Wednesday, October 15, 2014

Copyright, Campaigns and Lots of Other “C” Words

(Wherein Rick Mercer Goes Remarkably Rogue re Reliability and his Research Resourcefulness: Warning - this Rant is Hazardous to the State of Canadian Journalism and Rick's Otherwise Respected Role Therein) 

Countless “C” words have been in circulation re Copyright, Campaigns, a Certain Consortium, Collusion, Conspiracy, Co-conspirators,  Cartel, Censorship, Confidence, CTV, CBC, Conservatives, and Commissioner of Competition. Of course, nothing regarding the Competition Act has been proven in court or is yet anywhere even near a court as far as I know. But the most applicable “C” word of all might be “Confusion”.

I’ve been involved with copyright law for longer than I care to admit – indeed, more than three decades. But I don’t think I’ve ever seen so much confusion and just plain WRONG commentary about a copyright issue as I’ve seen in the last week of Coverage of the issue of copyright and negative political ads.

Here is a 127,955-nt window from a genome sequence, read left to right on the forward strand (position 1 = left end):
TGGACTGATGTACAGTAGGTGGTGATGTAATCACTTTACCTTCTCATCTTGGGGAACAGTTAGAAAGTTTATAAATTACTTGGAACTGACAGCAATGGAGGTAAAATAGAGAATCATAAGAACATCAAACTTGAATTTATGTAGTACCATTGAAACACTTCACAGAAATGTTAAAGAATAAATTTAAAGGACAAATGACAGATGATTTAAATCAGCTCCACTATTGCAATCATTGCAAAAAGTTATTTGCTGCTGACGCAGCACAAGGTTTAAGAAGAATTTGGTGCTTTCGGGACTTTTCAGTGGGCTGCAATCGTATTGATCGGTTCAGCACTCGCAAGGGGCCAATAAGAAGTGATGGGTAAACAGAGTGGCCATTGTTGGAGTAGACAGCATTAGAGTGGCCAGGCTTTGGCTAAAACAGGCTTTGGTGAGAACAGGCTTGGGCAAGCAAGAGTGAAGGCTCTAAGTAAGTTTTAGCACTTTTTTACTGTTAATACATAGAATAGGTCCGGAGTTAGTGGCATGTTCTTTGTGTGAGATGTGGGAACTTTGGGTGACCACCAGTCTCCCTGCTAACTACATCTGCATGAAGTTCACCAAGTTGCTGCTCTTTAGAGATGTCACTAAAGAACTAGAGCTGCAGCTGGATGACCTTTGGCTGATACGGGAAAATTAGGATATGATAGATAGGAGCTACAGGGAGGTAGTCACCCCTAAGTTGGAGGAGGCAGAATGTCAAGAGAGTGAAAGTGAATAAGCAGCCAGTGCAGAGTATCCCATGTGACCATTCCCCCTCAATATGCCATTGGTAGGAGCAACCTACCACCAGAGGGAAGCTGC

The prize for the worst coverage of all goes, surprisingly, to someone who one would have thought would appreciate the importance of fair dealing and satire – but apparently does not. That would be Rick Mercer no less – and here’s his remarkably wrong Canard of a rant on the subject. CTV’s Question Period last Sunday wasn’t much better – despite the presence of several highly experienced and reputable journalists who one might have thought would understand the role and importance of fair dealing. Let us hope that this generally dreadful coverage is not related to the “consortium” agreement executed by senior executives of the main Canadian networks last spring, from which Sun News was notably and conspicuously excluded. Perhaps these otherwise usually reliable journalists have just drunk too much of their corporate employer’s Kool Aid over time. In any event, it’s time for some Clarity and hopefully a Conclusion.